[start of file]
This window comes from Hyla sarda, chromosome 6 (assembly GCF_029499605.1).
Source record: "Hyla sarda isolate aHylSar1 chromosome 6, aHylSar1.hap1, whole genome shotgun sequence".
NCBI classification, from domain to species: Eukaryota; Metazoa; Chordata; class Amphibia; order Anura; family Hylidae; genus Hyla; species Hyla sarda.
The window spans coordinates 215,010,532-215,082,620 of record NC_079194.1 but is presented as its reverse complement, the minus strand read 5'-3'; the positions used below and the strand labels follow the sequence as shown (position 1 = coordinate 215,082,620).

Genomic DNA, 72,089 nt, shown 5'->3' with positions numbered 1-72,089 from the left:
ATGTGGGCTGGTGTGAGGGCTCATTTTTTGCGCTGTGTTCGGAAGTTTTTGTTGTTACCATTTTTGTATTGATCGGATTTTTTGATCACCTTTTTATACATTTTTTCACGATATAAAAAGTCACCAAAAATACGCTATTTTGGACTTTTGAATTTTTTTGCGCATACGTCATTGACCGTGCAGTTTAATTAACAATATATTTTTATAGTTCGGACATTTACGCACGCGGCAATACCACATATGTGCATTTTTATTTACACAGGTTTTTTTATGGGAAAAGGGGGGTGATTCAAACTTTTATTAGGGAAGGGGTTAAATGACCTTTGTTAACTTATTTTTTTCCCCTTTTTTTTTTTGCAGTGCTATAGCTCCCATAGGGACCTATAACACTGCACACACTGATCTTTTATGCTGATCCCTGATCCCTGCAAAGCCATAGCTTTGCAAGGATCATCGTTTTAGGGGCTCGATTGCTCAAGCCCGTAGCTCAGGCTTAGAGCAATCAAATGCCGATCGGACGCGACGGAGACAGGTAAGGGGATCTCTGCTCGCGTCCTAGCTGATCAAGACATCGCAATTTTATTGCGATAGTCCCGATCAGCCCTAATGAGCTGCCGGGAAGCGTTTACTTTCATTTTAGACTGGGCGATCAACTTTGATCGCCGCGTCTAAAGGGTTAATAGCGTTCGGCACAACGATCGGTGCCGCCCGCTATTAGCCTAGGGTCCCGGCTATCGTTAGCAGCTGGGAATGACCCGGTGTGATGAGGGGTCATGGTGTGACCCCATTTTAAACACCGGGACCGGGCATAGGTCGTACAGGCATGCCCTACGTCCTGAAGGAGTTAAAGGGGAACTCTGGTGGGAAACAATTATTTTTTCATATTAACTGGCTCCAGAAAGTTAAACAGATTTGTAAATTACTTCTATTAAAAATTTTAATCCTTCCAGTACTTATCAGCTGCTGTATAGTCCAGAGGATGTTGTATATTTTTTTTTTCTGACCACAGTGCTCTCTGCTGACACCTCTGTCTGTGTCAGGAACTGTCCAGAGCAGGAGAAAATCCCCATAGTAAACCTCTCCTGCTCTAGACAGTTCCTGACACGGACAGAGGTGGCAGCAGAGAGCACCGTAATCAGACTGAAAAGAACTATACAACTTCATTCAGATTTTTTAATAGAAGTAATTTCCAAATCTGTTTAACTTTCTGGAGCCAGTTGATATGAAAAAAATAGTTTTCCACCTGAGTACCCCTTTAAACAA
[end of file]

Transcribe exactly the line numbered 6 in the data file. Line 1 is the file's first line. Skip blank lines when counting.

ATGTGGGCTGGTGTGAGGGCTCATTTTTTGCGCTGTGTTCGGAAGTTTTTGTTGTTACCATTTTTGTATTGATCGGATTTTTTGATCACCTTTTTATACATTTTTTCACGATATAAAAAGTCACCAAAAATACGCTATTTTGGACTTTTGAATTTTTTTGCGCATACGTCATTGACCGTGCAGTTTAATTAACAATATATTTTTATAGTTCGGACATTTACGCACGCGGCAATACCACATATGTGCATTTTTATTTACACAGGTTTTTTTATGGGAAAAGGGGGGTGATTCAAACTTTTATTAGGGAAGGGGTTAAATGACCTTTGTTAACTTATTTTTTTCCCCTTTTTTTTTTTGCAGTGCTATAGCTCCCATAGGGACCTATAACACTGCACACACTGATCTTTTATGCTGATCCCTGATCCCTGCAAAGCCATAGCTTTGCAAGGATCATCGTTTTAGGGGCTCGATTGCTCAAGCCCGTAGCTCAGGCTTAGAGCAATCAAATGCCGATCGGACGCGACGGAGACAGGTAAGGGGATCTCTGCTCGCGTCCTAGCTGATCAAGACATCGCAATTTTATTGCGATAGTCCCGATCAGCCCTAATGAGCTGCCGGGAAGCGTTTACTTTCATTTTAGACTGGGCGATCAACTTTGATCGCCGCGTCTAAAGGGTTAATAGCGTTCGGCACAACGATCGGTGCCGCCCGCTATTAGCCTAGGGTCCCGGCTATCGTTAGCAGCTGGGAATGACCCGGTGTGATGAGGGGTCATGGTGTGACCCCATTTTAAACACCGGGACCGGGCATAGGTCGTACAGGCATGCCCTACGTCCTGAAGGAGTTAAAGGGGAACTCTGGTGGGAAACAATTATTTTTTCATATTAACTGGCTCCAGAAAGTTAAACAGATTTGTAAATTACTTCTATTAAAAATTTTAATCCTTCCAGTACTTATCAGCTGCTGTATAGTCCAGAGGATGTTGTATATTTTTTTTTTCTGACCACAGTGCTCTCTGCTGACACCTCTGTCTGTGTCAGGAACTGTCCAGAGCAGGAGAAAATCCCCATAGTAAACCTCTCCTGCTCTAGACAGTTCCTGACACGGACAGAGGTGGCAGCAGAGAGCACCGTAATCAGACTGAAAAGAACTATACAACTTCATTCAGATTTTTTAATAGAAGTAATTTCCAAATCTGTTTAACTTTCTGGAGCCAGTTGATATGAAAAAAATAGTTTTCCACCTGAGTACCCCTTTAAACAA